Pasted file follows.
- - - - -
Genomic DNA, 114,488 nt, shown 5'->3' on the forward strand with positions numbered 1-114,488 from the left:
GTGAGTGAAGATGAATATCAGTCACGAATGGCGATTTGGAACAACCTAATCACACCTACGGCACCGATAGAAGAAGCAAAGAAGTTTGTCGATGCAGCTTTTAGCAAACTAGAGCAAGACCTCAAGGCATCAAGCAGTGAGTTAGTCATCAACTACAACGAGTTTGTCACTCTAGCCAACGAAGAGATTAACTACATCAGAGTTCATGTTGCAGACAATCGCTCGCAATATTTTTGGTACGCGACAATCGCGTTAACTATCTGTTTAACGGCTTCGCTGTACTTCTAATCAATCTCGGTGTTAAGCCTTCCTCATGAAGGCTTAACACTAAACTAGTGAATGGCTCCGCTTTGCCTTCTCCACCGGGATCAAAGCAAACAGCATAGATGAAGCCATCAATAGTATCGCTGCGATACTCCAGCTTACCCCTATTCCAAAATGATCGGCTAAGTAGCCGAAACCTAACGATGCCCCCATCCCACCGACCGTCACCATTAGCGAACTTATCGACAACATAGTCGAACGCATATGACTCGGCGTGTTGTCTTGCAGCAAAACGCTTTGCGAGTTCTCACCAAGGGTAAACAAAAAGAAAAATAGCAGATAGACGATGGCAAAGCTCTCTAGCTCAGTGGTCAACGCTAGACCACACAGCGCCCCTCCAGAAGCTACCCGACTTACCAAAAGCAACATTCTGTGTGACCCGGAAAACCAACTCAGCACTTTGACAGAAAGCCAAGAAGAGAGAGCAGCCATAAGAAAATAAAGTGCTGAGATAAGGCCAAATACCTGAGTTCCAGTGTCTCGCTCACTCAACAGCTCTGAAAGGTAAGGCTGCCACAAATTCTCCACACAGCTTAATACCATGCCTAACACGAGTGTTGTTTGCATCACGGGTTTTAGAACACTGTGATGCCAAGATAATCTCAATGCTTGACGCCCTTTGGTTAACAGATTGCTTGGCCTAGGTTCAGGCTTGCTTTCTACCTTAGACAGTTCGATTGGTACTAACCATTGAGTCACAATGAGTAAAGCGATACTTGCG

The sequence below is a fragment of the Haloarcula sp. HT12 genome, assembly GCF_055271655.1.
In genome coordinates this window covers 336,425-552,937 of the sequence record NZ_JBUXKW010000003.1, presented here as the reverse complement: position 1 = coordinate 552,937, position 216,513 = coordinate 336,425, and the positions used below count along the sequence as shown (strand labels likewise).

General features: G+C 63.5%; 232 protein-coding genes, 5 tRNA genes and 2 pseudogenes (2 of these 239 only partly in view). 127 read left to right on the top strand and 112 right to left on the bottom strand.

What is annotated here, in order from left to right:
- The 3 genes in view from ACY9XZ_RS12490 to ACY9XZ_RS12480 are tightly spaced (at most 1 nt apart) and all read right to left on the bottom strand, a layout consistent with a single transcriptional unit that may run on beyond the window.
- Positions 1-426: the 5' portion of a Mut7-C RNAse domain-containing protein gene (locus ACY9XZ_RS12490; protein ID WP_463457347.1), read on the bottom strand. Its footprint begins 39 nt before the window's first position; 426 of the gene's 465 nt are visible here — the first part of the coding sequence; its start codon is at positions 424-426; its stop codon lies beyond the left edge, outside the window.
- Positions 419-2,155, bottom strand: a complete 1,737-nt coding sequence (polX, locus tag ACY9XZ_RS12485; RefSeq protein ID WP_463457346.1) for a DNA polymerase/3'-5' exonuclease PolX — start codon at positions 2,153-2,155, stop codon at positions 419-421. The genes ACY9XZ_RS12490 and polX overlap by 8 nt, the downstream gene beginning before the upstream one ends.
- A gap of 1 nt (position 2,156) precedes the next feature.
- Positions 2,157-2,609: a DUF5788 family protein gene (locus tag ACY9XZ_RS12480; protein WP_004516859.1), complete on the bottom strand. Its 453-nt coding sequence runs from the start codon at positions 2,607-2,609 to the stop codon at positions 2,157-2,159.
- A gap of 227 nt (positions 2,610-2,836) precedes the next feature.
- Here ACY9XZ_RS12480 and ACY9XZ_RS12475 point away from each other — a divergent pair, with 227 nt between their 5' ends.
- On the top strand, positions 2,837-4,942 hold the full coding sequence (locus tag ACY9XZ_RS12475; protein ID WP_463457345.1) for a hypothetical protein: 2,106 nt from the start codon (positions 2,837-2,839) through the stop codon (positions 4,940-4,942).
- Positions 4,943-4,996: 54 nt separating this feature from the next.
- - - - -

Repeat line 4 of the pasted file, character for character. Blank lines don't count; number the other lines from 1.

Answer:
In genome coordinates this window covers 336,425-552,937 of the sequence record NZ_JBUXKW010000003.1, presented here as the reverse complement: position 1 = coordinate 552,937, position 216,513 = coordinate 336,425, and the positions used below count along the sequence as shown (strand labels likewise).